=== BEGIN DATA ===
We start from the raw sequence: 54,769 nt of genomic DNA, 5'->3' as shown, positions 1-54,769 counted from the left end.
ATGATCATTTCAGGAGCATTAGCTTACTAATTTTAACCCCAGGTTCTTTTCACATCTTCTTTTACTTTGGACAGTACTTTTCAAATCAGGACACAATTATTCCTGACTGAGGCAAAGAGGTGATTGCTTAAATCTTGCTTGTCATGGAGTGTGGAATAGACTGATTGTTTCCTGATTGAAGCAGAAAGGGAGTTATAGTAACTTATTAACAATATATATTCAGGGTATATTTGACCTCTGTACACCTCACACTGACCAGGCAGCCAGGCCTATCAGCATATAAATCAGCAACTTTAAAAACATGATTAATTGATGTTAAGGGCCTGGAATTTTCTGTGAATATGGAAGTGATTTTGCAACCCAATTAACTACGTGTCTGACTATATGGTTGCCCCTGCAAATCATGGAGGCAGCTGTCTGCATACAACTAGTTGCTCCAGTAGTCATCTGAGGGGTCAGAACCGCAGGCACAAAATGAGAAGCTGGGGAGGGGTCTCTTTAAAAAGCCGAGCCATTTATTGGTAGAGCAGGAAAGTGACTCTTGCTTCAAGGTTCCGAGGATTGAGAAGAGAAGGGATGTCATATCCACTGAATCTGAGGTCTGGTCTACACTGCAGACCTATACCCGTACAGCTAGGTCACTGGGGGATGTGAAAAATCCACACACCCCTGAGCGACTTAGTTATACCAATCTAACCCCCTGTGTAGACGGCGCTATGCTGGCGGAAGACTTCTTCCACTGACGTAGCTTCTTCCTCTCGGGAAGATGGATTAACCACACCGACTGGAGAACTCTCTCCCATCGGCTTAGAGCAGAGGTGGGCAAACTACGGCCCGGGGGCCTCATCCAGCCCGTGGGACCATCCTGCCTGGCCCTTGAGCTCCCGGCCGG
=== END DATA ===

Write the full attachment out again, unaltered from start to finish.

We start from the raw sequence: 54,769 nt of genomic DNA, 5'->3' as shown, positions 1-54,769 counted from the left end.
ATGATCATTTCAGGAGCATTAGCTTACTAATTTTAACCCCAGGTTCTTTTCACATCTTCTTTTACTTTGGACAGTACTTTTCAAATCAGGACACAATTATTCCTGACTGAGGCAAAGAGGTGATTGCTTAAATCTTGCTTGTCATGGAGTGTGGAATAGACTGATTGTTTCCTGATTGAAGCAGAAAGGGAGTTATAGTAACTTATTAACAATATATATTCAGGGTATATTTGACCTCTGTACACCTCACACTGACCAGGCAGCCAGGCCTATCAGCATATAAATCAGCAACTTTAAAAACATGATTAATTGATGTTAAGGGCCTGGAATTTTCTGTGAATATGGAAGTGATTTTGCAACCCAATTAACTACGTGTCTGACTATATGGTTGCCCCTGCAAATCATGGAGGCAGCTGTCTGCATACAACTAGTTGCTCCAGTAGTCATCTGAGGGGTCAGAACCGCAGGCACAAAATGAGAAGCTGGGGAGGGGTCTCTTTAAAAAGCCGAGCCATTTATTGGTAGAGCAGGAAAGTGACTCTTGCTTCAAGGTTCCGAGGATTGAGAAGAGAAGGGATGTCATATCCACTGAATCTGAGGTCTGGTCTACACTGCAGACCTATACCCGTACAGCTAGGTCACTGGGGGATGTGAAAAATCCACACACCCCTGAGCGACTTAGTTATACCAATCTAACCCCCTGTGTAGACGGCGCTATGCTGGCGGAAGACTTCTTCCACTGACGTAGCTTCTTCCTCTCGGGAAGATGGATTAACCACACCGACTGGAGAACTCTCTCCCATCGGCTTAGAGCAGAGGTGGGCAAACTACGGCCCGGGGGCCTCATCCAGCCCGTGGGACCATCCTGCCTGGCCCTTGAGCTCCCGGCCGG